The Spirit of Indian Painting: Close Encounters with 101 Great Works, 1100-1900

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Thames & Hudson, 2016 - Painting, Indic - 570 pages
A layered world -- Close encounters with 101 great works -- Visions. Hiranyagarbha: the cosmic egg -- A Bodhisattva, possibly Ratnapani -- The goddess green Tara dispenses boons -- The heavenly court of Indra -- Rival armies meet across the river -- Krishna subdues Trinavarta, the whirlwind demon -- Umar slays a dragon with Naphtha -- The prophet Ilyas rescues a prince -- The great goddess in her Chamunda form -- Neptune, lord of the seas -- The speaking tree -- The virgin and child -- The goddess Saraswati enthroned -- The house of Bijapur -- Rama, Sita and Lakshmana in exile -- King Kamsa in his inner apartments -- Kamsa attempts to kill the newborn child -- The celestial chariot -- Krishna lifting the Mount Govardhan -- The Devi rides in state -- Shiva, ever solicitous of his other half -- Shiva and Parvati among the clouds -- Indra dancing -- Meru, the golden mountain -- Vasudeva takes the infant Krishna across the Yamuna River -- The great goddess battles the demons -- Rasamandala: the eternal dance -- The house of the Pandavas is set on fire -- The emergence of Varaha: boar incarnation of Vishnu -- A boat adrift on a river -- The Devi diagram -- Rama, Sita and Lakshmana cross the Ganga -- King Dasharatha's cremation -- Shiva and his family -- Vishvarupa: the cosmic form of Krishna -- Krishna storms the citadel of Narakasura -- Three aspects of the absolute -- Observation. A chameleon -- Learned disputations between Jain monks -- Portrait of the Emperor Akbar -- A young scholar -- Two camels fighting -- 'When the lamp of life in extinguished' -- Perils of the hunt -- A mine explodes during the siege of Chittor -- Ibrahim Adil Shah II -- An old Sufi -- Jahangir with a portrait of Akbar -- Jahangir preferring a Sufi Shaikh to kings -- Jahangir takes aim at poverty -- The emperor Jahangir giving audience -- Two tulips and an Iris -- The dying man: Inayat Khan -- Jahangir receives prince Khurram -- The capture and death of Khan Jahan Lodi -- An encampment in the hills -- The Rao of Kutch's procession outside Anjar -- Raja Sidh Sen of Mandi: an informal portrait -- Raja Balwant Singh examining a painting with Nainsukh -- Villagers around a fire -- The Krishna story enacted: the Rasalila continues in the Mewar Royal Palace -- A royal tiger hunt -- Rao Ram Singh I of Kota pursuing a Rhinoceros -- Rawat Gokul Das of Deogarh at Singh Sagar -- Two portraits of Kala, the sepoy -- Maharaja Narinder Singh of Patiala in procession -- Portrait of a priestly figure -- A lady of rank -- A group of courtesans -- Passion. A elopement -- longing and union -- Remembering that fawn-eyed beauty -- The musical mode of Gaudi Ragini -- Raga Vasanta -- Radha and Krishna exchanging roles -- Gazing fondly into the mirror -- The longings of love -- Distraught Krishna -- A glimpse of the loved one -- The bower of quiet passion -- The boat of love -- To set out with eagerness: the Abhisarika heroine -- 'Unending passion': the Ratipriya heroine -- 'As desire rises' -- 'Abashed at her delight; of her deep joy afraid' -- The pavilion of love -- Re-enacting Krishna's marvellous deeds -- Nala enters Damayanti's apartments -- Glimpsing the beloved and pining for her: princes long for the beauteous Lavanyavati -- Two lovers -- In the role of Krishna -- Contemplation. Intimations of mortality -- Five holy men -- A gathering of Sufis -- Meditating Dervish -- A Yogini -- Saptarishi: the seven sages -- Maharao Kishor Singh of Kota celebrating a religious festival -- The Sufi Saint Shah Sharf 'Bu Ali' Qalandar -- A priestly figured seated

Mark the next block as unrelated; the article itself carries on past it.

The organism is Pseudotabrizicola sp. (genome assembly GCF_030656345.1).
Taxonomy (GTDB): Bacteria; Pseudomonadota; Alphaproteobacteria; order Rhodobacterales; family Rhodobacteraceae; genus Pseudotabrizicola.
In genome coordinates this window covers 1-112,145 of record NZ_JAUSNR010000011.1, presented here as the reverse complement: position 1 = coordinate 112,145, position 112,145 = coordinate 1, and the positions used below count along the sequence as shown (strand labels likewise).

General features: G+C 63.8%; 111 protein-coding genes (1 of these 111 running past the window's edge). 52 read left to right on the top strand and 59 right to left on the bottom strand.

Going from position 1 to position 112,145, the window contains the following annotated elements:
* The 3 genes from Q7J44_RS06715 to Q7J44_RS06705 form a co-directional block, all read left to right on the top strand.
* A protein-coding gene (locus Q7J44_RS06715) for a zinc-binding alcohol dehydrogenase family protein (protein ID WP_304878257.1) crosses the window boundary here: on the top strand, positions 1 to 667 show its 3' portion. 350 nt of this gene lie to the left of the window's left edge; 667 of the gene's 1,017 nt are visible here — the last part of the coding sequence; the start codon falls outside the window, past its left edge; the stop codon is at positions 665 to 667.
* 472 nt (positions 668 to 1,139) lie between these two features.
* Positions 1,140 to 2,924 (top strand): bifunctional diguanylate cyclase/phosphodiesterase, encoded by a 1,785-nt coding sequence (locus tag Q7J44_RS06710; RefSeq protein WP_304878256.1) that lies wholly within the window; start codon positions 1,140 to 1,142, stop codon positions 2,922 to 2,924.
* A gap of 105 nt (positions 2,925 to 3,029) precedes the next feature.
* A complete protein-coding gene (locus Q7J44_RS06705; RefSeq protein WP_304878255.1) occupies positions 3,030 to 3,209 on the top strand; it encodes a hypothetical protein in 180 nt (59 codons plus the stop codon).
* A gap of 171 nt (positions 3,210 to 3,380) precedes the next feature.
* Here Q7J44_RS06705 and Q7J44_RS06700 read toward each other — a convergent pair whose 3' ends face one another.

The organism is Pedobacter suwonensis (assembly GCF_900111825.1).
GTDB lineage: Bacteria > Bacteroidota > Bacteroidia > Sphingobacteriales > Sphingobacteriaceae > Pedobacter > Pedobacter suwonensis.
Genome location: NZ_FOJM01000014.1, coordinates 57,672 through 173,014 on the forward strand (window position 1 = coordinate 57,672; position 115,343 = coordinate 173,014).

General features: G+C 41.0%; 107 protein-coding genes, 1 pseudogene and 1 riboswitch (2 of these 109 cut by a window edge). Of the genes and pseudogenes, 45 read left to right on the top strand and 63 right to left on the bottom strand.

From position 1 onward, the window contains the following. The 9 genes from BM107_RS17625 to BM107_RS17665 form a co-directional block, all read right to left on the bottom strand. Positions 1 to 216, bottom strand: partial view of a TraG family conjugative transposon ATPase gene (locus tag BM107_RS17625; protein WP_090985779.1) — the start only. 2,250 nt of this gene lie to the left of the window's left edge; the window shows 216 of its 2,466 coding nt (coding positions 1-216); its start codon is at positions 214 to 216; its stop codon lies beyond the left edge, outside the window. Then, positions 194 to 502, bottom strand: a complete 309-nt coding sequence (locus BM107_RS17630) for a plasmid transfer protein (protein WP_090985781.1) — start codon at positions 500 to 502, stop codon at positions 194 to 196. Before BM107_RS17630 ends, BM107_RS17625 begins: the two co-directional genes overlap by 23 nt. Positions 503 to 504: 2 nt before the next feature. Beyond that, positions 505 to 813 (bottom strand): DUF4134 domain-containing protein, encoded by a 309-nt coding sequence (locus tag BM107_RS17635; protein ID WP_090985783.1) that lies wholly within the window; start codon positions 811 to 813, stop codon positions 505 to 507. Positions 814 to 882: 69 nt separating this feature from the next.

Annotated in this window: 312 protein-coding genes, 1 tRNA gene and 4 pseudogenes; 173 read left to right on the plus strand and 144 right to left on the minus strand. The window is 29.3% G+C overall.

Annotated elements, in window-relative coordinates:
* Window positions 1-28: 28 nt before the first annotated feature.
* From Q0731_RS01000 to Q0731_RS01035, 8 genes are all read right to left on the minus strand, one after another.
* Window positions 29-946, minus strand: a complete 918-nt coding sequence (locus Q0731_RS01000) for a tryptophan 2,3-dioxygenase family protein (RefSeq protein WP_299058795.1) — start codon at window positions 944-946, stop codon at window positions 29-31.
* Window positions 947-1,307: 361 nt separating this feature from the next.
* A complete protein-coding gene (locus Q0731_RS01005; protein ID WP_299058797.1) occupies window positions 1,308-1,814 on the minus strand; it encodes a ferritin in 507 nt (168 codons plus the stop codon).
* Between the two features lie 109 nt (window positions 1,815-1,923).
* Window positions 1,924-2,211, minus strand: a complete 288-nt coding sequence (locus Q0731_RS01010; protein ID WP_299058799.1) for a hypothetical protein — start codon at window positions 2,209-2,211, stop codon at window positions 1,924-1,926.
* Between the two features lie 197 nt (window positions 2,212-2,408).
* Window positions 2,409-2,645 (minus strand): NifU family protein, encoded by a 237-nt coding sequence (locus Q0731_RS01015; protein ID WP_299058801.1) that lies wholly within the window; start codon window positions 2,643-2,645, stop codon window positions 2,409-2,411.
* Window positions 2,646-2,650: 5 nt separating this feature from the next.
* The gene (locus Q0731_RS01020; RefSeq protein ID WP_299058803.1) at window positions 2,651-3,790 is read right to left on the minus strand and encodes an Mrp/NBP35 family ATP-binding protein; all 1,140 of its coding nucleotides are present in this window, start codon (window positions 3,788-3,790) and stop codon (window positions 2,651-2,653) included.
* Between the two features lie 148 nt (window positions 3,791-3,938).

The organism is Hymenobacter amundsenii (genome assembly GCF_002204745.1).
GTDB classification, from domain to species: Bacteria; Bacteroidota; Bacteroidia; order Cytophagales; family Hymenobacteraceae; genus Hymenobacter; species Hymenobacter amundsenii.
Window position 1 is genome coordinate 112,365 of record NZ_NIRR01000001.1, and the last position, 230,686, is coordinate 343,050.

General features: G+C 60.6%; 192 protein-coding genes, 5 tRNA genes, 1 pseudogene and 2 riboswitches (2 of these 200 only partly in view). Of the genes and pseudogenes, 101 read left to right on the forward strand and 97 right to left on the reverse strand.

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The Spirit of Indian Painting: Close Encounters with 101 Great Works, 1100–1900

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The art of the Indian subcontinent is not as well known in the United States as it should be. Perhaps it is the complex religious base of the work, or that India's trade and colonial ties led to ... Read full review

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About the author (2016)

B. N. Goswamy is a leading historian on Indian art. He has taught at several universities in India and abroad, and curated major exhibitions of Indian art at the world's leading museums.

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